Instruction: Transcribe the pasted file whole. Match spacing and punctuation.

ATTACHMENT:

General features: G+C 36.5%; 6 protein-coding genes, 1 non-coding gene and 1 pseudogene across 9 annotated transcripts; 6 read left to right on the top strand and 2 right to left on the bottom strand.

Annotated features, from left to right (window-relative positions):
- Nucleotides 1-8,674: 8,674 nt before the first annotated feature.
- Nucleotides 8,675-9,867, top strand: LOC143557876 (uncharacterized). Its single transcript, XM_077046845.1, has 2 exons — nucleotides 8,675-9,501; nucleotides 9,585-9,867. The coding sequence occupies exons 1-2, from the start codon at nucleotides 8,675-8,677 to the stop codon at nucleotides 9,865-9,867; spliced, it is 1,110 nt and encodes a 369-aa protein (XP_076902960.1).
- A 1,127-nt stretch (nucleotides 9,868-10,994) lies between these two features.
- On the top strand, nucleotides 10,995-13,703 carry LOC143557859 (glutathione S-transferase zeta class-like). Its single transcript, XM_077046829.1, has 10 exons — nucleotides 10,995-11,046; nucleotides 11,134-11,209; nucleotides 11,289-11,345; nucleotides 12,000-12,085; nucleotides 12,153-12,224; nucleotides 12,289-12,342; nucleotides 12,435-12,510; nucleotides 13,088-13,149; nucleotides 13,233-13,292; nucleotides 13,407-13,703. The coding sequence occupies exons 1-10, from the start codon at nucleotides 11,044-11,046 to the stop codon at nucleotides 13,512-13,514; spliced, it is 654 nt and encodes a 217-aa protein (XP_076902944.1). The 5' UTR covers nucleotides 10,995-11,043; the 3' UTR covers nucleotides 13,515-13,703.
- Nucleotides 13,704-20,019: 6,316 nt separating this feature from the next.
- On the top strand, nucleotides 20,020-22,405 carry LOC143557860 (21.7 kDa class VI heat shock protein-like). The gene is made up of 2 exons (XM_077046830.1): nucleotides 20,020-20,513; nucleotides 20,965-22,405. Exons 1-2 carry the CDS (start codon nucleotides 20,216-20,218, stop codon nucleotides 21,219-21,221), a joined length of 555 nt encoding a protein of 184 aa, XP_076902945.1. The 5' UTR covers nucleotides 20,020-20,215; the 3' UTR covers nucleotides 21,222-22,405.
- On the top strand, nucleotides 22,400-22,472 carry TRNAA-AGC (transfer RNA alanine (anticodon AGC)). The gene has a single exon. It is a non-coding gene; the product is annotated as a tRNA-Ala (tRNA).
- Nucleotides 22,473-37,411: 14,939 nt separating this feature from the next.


General features: G+C 36.5%; 6 protein-coding genes, 1 non-coding gene and 1 pseudogene across 9 annotated transcripts; 6 read left to right on the top strand and 2 right to left on the bottom strand.

Annotated features, from left to right (window-relative positions):
- Nucleotides 1-8,674: 8,674 nt before the first annotated feature.
- Nucleotides 8,675-9,867, top strand: LOC143557876 (uncharacterized). Its single transcript, XM_077046845.1, has 2 exons — nucleotides 8,675-9,501; nucleotides 9,585-9,867. The coding sequence occupies exons 1-2, from the start codon at nucleotides 8,675-8,677 to the stop codon at nucleotides 9,865-9,867; spliced, it is 1,110 nt and encodes a 369-aa protein (XP_076902960.1).
- A 1,127-nt stretch (nucleotides 9,868-10,994) lies between these two features.
- On the top strand, nucleotides 10,995-13,703 carry LOC143557859 (glutathione S-transferase zeta class-like). Its single transcript, XM_077046829.1, has 10 exons — nucleotides 10,995-11,046; nucleotides 11,134-11,209; nucleotides 11,289-11,345; nucleotides 12,000-12,085; nucleotides 12,153-12,224; nucleotides 12,289-12,342; nucleotides 12,435-12,510; nucleotides 13,088-13,149; nucleotides 13,233-13,292; nucleotides 13,407-13,703. The coding sequence occupies exons 1-10, from the start codon at nucleotides 11,044-11,046 to the stop codon at nucleotides 13,512-13,514; spliced, it is 654 nt and encodes a 217-aa protein (XP_076902944.1). The 5' UTR covers nucleotides 10,995-11,043; the 3' UTR covers nucleotides 13,515-13,703.
- Nucleotides 13,704-20,019: 6,316 nt separating this feature from the next.
- On the top strand, nucleotides 20,020-22,405 carry LOC143557860 (21.7 kDa class VI heat shock protein-like). The gene is made up of 2 exons (XM_077046830.1): nucleotides 20,020-20,513; nucleotides 20,965-22,405. Exons 1-2 carry the CDS (start codon nucleotides 20,216-20,218, stop codon nucleotides 21,219-21,221), a joined length of 555 nt encoding a protein of 184 aa, XP_076902945.1. The 5' UTR covers nucleotides 20,020-20,215; the 3' UTR covers nucleotides 21,222-22,405.
- On the top strand, nucleotides 22,400-22,472 carry TRNAA-AGC (transfer RNA alanine (anticodon AGC)). The gene has a single exon. It is a non-coding gene; the product is annotated as a tRNA-Ala (tRNA).
- Nucleotides 22,473-37,411: 14,939 nt separating this feature from the next.